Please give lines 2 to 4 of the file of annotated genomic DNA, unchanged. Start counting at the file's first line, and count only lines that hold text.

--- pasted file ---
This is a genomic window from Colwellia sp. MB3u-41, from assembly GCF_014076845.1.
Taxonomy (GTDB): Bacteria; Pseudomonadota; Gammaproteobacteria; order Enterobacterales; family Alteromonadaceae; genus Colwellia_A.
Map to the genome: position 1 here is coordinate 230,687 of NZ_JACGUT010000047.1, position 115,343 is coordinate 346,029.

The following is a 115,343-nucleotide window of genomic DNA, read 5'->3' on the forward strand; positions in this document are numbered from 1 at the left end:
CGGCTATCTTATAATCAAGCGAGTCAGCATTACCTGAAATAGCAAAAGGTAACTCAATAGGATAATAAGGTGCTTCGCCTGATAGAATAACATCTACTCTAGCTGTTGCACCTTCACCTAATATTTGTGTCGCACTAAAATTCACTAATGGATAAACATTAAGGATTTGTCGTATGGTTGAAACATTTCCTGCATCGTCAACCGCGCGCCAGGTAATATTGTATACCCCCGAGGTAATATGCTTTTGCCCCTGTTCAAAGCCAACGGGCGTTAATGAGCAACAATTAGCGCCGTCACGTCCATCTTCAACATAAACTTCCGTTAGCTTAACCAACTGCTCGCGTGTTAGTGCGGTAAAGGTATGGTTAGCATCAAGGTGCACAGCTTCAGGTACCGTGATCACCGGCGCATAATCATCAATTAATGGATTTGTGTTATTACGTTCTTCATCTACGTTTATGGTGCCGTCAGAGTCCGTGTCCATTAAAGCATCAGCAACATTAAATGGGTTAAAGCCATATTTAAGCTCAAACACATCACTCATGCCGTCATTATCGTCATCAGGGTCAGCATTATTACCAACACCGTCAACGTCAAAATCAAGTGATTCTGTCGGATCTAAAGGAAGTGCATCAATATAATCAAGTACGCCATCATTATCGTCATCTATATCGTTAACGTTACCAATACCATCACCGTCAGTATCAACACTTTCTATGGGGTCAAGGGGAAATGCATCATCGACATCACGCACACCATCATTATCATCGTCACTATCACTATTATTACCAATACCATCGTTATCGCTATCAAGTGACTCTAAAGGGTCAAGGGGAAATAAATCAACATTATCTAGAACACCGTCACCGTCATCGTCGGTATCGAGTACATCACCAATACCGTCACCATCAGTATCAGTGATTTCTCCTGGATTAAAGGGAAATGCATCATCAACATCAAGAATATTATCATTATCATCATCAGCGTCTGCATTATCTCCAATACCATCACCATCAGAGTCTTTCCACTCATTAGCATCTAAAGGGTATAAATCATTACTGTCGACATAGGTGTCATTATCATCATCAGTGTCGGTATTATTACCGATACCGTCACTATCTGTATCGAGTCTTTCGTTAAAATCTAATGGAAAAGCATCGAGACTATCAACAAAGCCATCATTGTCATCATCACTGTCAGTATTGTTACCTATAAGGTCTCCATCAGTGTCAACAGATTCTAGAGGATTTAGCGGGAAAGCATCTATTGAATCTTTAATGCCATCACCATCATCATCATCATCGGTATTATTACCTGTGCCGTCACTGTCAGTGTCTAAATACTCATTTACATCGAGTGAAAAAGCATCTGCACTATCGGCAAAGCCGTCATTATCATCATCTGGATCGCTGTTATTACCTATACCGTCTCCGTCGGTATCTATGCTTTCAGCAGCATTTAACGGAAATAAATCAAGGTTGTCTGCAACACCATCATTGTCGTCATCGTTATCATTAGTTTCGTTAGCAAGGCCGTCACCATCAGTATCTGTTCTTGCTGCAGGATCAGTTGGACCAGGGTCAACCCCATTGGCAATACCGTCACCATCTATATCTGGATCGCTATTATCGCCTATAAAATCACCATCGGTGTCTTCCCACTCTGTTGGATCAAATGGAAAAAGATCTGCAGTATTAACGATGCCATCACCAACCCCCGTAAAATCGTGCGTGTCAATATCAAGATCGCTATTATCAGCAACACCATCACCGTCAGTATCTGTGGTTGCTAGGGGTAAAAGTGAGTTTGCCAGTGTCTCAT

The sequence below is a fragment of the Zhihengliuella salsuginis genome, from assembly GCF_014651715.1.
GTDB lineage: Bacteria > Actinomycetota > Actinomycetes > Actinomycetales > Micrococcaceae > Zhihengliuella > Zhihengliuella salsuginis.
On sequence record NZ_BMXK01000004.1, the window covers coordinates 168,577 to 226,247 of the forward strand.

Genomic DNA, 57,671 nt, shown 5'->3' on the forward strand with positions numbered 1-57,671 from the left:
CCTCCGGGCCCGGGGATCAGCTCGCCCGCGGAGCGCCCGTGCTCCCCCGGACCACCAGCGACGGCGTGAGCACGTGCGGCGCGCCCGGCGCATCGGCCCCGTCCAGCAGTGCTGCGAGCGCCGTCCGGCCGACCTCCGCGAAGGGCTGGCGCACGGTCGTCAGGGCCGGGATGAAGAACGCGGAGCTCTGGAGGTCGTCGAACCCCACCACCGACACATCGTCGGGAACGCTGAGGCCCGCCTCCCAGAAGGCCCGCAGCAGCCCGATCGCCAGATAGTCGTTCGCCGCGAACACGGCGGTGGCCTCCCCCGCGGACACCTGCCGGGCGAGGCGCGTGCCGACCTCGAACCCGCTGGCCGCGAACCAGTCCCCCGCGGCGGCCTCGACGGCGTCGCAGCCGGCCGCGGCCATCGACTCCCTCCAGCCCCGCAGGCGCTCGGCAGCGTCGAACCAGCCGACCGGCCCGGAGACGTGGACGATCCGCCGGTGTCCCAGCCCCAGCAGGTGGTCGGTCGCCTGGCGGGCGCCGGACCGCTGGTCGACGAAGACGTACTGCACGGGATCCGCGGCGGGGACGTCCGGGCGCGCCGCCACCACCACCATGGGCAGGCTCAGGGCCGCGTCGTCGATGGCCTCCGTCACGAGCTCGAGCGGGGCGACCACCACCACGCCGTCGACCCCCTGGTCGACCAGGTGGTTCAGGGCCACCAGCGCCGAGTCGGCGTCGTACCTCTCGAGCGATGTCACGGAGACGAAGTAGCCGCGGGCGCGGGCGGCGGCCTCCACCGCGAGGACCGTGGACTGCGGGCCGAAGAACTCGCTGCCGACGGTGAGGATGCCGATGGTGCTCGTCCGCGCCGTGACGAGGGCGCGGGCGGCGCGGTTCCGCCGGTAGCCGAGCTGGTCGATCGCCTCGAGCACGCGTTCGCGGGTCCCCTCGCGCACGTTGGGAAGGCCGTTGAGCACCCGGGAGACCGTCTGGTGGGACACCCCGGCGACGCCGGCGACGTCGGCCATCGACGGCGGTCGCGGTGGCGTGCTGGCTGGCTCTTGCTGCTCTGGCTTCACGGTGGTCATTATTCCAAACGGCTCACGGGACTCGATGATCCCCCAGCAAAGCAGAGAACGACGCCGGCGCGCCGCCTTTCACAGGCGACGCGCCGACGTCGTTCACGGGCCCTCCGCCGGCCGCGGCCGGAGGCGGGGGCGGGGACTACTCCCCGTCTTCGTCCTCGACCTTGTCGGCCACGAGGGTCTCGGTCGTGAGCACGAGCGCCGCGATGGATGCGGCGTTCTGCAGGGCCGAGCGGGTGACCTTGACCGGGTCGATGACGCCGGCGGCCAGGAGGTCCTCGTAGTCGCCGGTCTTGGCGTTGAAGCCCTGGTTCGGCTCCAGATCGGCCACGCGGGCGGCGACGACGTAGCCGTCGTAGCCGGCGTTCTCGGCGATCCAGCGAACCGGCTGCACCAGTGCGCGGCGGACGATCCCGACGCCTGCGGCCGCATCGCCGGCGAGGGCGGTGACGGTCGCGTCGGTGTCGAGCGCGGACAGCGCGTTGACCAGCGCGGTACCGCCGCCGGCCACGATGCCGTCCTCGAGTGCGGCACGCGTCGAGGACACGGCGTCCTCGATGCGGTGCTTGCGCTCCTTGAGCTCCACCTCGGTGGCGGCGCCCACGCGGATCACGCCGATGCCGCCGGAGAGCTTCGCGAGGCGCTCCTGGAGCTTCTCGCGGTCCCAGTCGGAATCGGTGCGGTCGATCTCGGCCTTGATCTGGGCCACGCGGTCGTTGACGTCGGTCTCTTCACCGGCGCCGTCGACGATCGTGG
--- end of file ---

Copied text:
Taxonomy (GTDB): Bacteria; Pseudomonadota; Gammaproteobacteria; order Enterobacterales; family Alteromonadaceae; genus Colwellia_A.
Map to the genome: position 1 here is coordinate 230,687 of NZ_JACGUT010000047.1, position 115,343 is coordinate 346,029.

The following is a 115,343-nucleotide window of genomic DNA, read 5'->3' on the forward strand; positions in this document are numbered from 1 at the left end: